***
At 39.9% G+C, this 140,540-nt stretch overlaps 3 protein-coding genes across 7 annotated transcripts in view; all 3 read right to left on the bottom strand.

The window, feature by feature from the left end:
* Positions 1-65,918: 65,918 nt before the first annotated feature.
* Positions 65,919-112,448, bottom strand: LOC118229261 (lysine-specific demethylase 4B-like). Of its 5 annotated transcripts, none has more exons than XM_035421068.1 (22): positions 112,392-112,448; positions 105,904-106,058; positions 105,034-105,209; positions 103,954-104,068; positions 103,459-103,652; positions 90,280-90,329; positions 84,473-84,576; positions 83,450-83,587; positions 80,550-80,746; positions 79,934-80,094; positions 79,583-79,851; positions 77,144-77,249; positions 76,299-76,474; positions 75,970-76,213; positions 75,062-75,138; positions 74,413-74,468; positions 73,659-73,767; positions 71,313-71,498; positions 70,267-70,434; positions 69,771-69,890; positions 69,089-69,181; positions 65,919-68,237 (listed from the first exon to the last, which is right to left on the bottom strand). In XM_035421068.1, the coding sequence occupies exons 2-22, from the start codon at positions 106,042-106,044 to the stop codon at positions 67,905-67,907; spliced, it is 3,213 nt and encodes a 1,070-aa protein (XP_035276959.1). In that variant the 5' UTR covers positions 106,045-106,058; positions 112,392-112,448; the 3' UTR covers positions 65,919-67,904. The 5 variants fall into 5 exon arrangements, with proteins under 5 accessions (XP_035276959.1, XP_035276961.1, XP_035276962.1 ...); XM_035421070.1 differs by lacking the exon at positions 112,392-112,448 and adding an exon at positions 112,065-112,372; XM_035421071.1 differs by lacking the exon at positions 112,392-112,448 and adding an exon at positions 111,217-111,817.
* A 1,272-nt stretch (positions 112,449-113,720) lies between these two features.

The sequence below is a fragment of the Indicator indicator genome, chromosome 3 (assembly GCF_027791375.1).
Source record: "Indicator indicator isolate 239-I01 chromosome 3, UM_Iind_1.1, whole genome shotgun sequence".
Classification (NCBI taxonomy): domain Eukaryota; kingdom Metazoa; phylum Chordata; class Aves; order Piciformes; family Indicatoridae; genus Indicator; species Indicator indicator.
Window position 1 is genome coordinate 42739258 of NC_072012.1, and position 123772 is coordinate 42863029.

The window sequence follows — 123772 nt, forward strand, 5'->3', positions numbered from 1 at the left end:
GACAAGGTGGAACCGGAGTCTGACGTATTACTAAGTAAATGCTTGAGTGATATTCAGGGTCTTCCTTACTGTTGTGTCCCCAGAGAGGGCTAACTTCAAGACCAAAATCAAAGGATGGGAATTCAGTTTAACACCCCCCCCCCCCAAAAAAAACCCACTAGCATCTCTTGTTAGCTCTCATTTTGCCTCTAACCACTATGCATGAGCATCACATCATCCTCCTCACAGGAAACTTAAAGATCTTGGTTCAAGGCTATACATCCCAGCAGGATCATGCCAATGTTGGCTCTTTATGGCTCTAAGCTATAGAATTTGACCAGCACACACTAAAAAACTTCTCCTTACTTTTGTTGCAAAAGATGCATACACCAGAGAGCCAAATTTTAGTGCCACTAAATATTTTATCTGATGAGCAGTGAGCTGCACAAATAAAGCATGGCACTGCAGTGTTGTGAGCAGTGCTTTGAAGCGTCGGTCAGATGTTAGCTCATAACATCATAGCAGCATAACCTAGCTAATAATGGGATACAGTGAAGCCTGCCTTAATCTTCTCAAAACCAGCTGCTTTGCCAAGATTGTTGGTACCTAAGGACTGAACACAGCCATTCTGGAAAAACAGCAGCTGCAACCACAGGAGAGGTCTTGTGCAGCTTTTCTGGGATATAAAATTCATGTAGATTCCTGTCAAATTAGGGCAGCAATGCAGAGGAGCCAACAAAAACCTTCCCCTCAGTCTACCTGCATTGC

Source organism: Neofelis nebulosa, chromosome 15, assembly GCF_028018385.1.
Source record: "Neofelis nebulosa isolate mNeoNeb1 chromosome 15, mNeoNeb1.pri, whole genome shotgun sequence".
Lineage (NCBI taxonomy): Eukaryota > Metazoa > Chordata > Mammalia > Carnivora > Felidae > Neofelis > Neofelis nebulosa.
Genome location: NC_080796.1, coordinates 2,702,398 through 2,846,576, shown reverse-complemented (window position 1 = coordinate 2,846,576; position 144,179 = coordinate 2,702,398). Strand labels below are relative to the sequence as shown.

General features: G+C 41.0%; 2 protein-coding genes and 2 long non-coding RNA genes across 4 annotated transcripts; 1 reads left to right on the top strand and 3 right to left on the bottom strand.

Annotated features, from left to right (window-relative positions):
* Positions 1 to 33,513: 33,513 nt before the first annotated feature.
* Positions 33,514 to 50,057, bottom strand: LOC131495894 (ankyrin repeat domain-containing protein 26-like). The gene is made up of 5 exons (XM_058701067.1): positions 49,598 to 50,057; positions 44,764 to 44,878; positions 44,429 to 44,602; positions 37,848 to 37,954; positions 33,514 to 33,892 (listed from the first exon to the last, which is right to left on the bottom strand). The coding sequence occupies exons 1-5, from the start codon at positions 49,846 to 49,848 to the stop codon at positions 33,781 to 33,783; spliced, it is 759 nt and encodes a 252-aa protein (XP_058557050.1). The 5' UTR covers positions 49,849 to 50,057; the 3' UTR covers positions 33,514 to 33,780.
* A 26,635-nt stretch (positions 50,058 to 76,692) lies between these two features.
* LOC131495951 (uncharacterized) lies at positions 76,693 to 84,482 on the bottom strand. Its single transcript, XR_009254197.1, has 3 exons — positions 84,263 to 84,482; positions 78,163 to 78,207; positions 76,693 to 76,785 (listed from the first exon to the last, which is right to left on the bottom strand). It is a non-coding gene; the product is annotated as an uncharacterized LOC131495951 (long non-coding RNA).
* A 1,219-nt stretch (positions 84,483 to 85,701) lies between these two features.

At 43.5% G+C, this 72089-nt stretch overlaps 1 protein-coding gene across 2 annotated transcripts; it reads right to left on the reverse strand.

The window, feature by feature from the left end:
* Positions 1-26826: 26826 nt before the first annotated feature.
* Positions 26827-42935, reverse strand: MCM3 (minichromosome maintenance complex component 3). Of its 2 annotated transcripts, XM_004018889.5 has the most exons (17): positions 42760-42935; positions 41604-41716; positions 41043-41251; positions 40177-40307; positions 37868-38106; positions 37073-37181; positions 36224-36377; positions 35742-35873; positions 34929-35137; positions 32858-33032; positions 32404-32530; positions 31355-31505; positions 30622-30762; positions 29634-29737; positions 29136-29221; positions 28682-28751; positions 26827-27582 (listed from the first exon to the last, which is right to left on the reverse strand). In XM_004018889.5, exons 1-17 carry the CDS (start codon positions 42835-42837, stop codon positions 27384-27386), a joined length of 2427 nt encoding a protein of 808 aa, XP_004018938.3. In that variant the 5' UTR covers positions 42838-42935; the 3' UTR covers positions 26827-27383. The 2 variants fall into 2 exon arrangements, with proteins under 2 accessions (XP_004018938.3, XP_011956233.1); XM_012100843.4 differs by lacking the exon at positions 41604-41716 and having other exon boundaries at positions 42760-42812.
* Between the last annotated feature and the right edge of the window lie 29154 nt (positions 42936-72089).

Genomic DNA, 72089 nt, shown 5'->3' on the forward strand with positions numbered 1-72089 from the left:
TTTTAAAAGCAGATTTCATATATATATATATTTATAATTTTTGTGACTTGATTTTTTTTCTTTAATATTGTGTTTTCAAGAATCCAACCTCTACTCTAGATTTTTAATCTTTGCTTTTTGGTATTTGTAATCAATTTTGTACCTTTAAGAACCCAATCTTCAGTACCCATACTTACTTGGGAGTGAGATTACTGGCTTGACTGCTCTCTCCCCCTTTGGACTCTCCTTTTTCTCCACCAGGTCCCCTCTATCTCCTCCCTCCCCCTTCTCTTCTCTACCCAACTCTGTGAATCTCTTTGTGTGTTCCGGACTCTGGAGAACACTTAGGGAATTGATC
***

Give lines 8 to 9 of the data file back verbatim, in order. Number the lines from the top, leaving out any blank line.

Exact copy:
Classification (NCBI taxonomy): domain Eukaryota; kingdom Metazoa; phylum Chordata; class Aves; order Piciformes; family Indicatoridae; genus Indicator; species Indicator indicator.
Window position 1 is genome coordinate 42739258 of NC_072012.1, and position 123772 is coordinate 42863029.